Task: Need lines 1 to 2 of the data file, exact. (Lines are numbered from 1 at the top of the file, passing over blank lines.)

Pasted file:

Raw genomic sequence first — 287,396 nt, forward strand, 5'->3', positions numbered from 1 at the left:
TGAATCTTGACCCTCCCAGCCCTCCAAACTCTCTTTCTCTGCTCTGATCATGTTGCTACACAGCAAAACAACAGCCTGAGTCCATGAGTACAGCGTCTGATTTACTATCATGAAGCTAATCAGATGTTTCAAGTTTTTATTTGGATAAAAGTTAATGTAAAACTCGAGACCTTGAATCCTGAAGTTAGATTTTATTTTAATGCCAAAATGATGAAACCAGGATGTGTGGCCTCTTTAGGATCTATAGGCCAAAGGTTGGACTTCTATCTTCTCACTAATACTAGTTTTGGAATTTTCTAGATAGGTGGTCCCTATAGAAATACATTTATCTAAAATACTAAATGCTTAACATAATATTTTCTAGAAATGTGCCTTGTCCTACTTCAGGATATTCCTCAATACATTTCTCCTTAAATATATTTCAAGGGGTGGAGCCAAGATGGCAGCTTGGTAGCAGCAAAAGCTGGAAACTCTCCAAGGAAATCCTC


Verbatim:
Raw genomic sequence first — 287,396 nt, forward strand, 5'->3', positions numbered from 1 at the left:
TGAATCTTGACCCTCCCAGCCCTCCAAACTCTCTTTCTCTGCTCTGATCATGTTGCTACACAGCAAAACAACAGCCTGAGTCCATGAGTACAGCGTCTGATTTACTATCATGAAGCTAATCAGATGTTTCAAGTTTTTATTTGGATAAAAGTTAATGTAAAACTCGAGACCTTGAATCCTGAAGTTAGATTTTATTTTAATGCCAAAATGATGAAACCAGGATGTGTGGCCTCTTTAGGATCTATAGGCCAAAGGTTGGACTTCTATCTTCTCACTAATACTAGTTTTGGAATTTTCTAGATAGGTGGTCCCTATAGAAATACATTTATCTAAAATACTAAATGCTTAACATAATATTTTCTAGAAATGTGCCTTGTCCTACTTCAGGATATTCCTCAATACATTTCTCCTTAAATATATTTCAAGGGGTGGAGCCAAGATGGCAGCTTGGTAGCAGCAAAAGCTGGAAACTCTCCAAGGAAATCCTC